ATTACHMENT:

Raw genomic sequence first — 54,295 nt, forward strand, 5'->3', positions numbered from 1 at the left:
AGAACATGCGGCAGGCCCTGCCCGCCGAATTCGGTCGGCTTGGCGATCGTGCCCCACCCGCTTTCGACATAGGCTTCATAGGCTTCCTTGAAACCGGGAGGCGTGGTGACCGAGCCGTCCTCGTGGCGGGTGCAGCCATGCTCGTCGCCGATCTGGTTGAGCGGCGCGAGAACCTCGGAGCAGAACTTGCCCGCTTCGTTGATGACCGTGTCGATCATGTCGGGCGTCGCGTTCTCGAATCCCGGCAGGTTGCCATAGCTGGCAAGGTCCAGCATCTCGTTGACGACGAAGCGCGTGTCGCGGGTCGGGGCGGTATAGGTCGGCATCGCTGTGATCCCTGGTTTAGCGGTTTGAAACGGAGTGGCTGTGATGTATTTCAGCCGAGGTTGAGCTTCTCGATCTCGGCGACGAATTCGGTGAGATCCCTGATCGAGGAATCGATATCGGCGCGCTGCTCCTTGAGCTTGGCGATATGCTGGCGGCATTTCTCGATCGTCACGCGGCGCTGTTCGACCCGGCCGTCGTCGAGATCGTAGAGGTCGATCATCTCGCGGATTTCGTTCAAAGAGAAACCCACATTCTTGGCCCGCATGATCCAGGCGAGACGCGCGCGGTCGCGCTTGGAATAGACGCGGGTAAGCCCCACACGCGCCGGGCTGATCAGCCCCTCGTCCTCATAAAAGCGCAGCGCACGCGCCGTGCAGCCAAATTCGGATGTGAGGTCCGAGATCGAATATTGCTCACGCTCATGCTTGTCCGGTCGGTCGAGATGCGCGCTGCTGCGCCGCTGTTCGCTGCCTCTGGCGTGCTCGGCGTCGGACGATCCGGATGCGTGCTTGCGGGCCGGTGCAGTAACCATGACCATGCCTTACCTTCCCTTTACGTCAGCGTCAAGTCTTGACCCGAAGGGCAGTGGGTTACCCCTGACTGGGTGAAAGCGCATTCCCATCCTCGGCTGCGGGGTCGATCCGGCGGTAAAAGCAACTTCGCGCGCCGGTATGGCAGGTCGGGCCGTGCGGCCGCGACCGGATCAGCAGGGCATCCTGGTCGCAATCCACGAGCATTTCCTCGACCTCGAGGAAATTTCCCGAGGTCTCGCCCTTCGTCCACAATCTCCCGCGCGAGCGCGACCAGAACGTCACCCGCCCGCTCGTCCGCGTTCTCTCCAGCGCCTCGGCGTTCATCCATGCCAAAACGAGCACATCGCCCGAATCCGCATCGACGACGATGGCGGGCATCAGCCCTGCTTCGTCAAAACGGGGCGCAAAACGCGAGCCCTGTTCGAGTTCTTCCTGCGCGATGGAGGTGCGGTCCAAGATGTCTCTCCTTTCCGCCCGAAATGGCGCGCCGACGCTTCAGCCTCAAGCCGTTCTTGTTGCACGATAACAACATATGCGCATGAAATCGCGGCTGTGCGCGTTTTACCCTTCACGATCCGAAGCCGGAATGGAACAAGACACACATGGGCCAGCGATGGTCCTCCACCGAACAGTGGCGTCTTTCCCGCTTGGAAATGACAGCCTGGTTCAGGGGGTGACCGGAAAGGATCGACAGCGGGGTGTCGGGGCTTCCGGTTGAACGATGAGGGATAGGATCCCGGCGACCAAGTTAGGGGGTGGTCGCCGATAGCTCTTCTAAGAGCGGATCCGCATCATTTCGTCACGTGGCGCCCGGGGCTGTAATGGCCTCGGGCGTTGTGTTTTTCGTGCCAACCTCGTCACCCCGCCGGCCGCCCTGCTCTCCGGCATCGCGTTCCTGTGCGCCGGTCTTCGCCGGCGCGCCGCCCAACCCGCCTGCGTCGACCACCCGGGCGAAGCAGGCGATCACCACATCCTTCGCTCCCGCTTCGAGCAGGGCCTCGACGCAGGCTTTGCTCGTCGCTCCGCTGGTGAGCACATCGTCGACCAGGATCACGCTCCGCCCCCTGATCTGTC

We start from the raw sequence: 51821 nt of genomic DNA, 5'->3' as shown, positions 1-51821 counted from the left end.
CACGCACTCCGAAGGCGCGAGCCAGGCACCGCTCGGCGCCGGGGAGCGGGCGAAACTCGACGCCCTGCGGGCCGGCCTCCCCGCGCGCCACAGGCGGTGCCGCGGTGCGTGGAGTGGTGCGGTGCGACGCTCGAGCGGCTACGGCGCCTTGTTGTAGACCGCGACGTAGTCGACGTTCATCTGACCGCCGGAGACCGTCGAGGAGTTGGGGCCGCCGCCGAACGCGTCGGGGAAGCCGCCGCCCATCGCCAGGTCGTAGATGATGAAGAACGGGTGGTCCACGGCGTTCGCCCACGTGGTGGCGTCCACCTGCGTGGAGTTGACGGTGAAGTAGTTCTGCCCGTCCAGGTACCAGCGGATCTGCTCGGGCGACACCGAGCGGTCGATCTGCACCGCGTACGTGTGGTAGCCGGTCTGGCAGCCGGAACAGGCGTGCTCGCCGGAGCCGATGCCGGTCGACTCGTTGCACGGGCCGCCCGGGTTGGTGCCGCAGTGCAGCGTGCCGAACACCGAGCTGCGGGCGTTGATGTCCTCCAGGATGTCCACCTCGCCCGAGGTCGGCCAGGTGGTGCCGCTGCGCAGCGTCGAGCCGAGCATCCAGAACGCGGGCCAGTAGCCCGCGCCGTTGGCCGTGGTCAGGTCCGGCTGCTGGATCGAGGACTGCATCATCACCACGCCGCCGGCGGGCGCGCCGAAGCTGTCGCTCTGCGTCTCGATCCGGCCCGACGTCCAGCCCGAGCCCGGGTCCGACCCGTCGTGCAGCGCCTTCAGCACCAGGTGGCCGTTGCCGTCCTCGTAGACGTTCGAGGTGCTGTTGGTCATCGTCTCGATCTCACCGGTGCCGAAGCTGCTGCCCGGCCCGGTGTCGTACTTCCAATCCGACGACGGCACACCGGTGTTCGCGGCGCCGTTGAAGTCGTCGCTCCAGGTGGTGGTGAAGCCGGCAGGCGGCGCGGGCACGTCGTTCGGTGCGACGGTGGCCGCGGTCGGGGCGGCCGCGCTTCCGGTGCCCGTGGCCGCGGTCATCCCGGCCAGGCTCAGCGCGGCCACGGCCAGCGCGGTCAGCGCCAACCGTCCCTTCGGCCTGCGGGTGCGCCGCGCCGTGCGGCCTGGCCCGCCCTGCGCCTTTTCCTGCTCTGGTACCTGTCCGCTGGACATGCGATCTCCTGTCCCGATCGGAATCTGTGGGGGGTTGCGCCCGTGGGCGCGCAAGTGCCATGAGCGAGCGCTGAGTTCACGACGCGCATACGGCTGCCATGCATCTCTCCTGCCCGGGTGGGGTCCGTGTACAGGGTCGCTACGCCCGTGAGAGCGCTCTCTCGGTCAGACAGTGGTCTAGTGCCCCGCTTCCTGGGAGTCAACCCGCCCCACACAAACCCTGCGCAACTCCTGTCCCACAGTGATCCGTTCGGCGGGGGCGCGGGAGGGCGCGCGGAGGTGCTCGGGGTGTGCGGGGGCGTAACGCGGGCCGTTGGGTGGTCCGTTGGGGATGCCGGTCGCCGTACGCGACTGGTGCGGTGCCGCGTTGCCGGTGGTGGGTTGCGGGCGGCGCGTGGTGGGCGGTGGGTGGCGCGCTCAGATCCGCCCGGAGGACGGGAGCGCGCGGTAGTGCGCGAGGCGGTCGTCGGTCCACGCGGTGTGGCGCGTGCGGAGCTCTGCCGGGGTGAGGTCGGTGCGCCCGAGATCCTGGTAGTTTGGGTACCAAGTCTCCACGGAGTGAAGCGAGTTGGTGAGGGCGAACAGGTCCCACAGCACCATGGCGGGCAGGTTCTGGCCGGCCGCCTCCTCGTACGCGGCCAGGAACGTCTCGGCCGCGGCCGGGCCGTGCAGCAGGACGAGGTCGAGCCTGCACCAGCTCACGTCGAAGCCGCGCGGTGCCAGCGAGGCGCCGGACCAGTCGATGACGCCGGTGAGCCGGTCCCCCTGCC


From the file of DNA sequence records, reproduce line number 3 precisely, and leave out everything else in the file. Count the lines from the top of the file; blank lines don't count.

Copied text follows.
We start from the raw sequence: 51821 nt of genomic DNA, 5'->3' as shown, positions 1-51821 counted from the left end.